OK. Let's see if we can reproduce the crash.
Ah ha, there it is, great.
So Instruments tells us that a zombie has been messaged an Objective-C message was sent to your deallocated object at this address.
And here's the one click away.
You just go to the Focus button and you press that and down below you get the complete history the memory history for this object.
The first thing to note is that we now know actually the type of the object; it's a string and it has 13 memory events.
The first one is its allocation, followed by a series of autorelease retains and releases that pump the rough count to positive numbers, eventually getting to the point where it gets a rough count of zero, which in this case turns it into a zombie and then any later memory event or message sent to this object will actually be reported as a zombie event that's really useful.
So the place to start with debugging this is to actually look at the last zombie event and see what it tells us.
So I'm going to bring up the extended detail view.
And it looks like it's happening on this line.
So I'm going to go over here.
And just to see this better, let's bring this up in Xcode.
OK. OK, so what's going on in this code?
OK, it's a method, it's our table view cell selector and so every time that we populate one of the cells in our application where this gets called.
But what's so special about it oh, right, I added this special code so that when you're displaying the author, it actually checks to see if it has a last name because we don't want to ship any books that the authors are forgetting their last name.
So I'm putting this really ugly string, "X X incomplete author names" so that QA catches this before we ship.
Well, this sounds like a good feature, but unfortunately it's causing a crash.
Well, why is it causing a crash?
Well, it looks like the author variable is being passed the stringByAppendingFormat message and this is the zombie right here.
So let's go back and find out where we got the author's variable from it's the author field of the book class.
Well, let's jump to that definition.
Uh-oh. Ah, there we go.
And I want to go to the header because I'm interested in the declaration.
Sure, it's a string we already knew that but looking down below, there's more important information, it's actually a property and it's been declared as nonatomic and retained.
That means that every time that you set that property, its old value gets released and the new value gets retained.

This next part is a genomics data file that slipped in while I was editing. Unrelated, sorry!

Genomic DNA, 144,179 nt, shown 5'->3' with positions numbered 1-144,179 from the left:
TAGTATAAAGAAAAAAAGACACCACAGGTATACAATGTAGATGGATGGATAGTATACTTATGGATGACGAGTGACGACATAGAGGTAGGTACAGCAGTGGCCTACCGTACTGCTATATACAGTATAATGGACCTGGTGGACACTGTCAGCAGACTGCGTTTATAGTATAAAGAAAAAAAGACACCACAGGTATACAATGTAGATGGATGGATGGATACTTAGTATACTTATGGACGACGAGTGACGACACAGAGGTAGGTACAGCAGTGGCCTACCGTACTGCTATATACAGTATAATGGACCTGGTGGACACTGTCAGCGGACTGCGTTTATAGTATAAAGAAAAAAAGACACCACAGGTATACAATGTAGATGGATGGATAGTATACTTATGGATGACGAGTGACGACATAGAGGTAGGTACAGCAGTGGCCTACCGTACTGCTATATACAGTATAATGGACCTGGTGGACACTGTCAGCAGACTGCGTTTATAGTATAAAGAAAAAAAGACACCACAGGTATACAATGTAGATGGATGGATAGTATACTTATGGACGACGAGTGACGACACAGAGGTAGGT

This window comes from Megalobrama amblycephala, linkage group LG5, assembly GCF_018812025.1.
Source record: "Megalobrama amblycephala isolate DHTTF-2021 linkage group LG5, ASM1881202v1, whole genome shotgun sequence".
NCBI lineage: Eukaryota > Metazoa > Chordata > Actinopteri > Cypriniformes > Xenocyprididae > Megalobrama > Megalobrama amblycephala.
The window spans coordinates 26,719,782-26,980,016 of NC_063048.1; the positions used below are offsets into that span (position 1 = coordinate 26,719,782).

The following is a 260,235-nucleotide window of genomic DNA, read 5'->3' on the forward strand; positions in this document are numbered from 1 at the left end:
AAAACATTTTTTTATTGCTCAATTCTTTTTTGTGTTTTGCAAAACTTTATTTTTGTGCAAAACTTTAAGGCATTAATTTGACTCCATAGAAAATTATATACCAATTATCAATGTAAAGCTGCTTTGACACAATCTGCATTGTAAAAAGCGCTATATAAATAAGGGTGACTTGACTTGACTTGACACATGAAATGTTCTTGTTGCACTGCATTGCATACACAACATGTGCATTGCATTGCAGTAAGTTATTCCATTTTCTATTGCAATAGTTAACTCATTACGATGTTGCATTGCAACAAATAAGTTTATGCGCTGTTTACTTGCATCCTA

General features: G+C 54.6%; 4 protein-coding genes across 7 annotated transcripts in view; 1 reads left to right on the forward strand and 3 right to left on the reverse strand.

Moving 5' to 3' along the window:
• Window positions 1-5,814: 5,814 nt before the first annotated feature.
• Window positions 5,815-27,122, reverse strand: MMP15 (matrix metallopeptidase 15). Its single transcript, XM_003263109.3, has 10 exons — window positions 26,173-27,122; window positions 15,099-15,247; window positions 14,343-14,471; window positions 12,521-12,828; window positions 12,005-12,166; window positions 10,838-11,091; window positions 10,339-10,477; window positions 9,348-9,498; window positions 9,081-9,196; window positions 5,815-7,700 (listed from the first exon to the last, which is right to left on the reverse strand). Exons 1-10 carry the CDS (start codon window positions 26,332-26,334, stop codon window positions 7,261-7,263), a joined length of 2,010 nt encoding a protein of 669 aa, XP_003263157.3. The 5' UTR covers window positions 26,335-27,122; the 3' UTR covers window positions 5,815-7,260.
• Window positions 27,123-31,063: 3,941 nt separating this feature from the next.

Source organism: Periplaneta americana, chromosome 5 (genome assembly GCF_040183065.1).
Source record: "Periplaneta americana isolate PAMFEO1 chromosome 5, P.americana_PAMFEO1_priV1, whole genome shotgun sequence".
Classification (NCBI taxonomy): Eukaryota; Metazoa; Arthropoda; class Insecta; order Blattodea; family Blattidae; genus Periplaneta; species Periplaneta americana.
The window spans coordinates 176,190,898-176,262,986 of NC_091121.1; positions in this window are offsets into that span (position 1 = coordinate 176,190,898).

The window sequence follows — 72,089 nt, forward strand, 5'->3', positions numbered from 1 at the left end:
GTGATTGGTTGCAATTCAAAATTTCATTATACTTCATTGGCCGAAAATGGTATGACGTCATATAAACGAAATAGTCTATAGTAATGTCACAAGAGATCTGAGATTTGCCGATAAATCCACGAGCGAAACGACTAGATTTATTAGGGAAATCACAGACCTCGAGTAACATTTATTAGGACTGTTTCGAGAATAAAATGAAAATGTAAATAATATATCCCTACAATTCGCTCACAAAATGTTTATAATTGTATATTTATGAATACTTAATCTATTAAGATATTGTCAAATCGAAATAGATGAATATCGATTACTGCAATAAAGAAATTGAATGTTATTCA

That might be useful information.
OK. Now that we know where we got this value from, let's go back to Instruments.
And let's go back to the history and see how we should continue debugging this.
So we got to ask ourselves a few questions: first of all, what could be going wrong?
Well, the first thing I could think of is this is an overreleased object.
And if this is an overreleased object, the message might actually that it's crashing on should be released.
That's not the case.
So the next thing to think about is whether or not we're correctly protecting that object from being released by another reference to it.
And the best way to find that out is to go through all the releases and see if any of them point to anything wrong.
So I'm going to go to this release, I'm going to see where it's happening.
Oh, that's not that interesting.
It's just simply the synthesized setter for the author, although we do know already something about that.
And then uh-oh, this is actually happening on the previous line.
Oh, right, here's the book.
Whenever we set the author property, it ends up releasing its previous value, which is what the author variable's pointing to.
So sure enough, this is the bug.
So let me go ahead and fix that.
I should protect my variable.
So one way of fixing this would be to retain it before and after its use.
If I could type.
There we go.
But in fact, actually, this isn't even necessary because we know that the book.author is going to be set right here so why don't we just get rid of book.author.nil equal nil which is redundant and do all of this?
Save that and try running it again.
I'm going to build and I'm going to try running it again and see if I get a zombie again.
So I'm going to follow my same steps.
Oh and sure enough look, I can scroll all the way to the bottom and the crash has gone away.
[ Applause ]
So what have you seen there?
You've seen that the Zombie template instrument is a great tool for being able to debug crashes associated with deallocated objects.
I want to point out a particular quote from the reference guide that Daniel referred to earlier, the "Memory Management Programming Guide" because it talks specifically about this scenario: "A received object is normally guaranteed to remain valid within the method it was received in (exceptions include multithreaded applications and in some Distributed Objects situations although you must also take care if you modify an object from which you received another object)," exactly the crash that I hit.
We modified the book and that ended up modifying the author string that we got from it; we need to be really careful about this.
So what else do you need to know about the Zombies template?
Well, first of all, it causes a lot of memory growth because those objects never get deallocated, they just stay around as zombies.
So you need to use the iPhone and iPad simulator to debug this because the memory constraints on the other devices.
Also, it's not suitable to use with leaks because everything will show up as a leak.
And finally, really important take-home message for this kind of crash: it's not always the fault of that last objc_msgSend that's causing the crash, it could be any of the releases beforehand and you need to know its full memory history to find out how to debug this crash.
OK, moving along.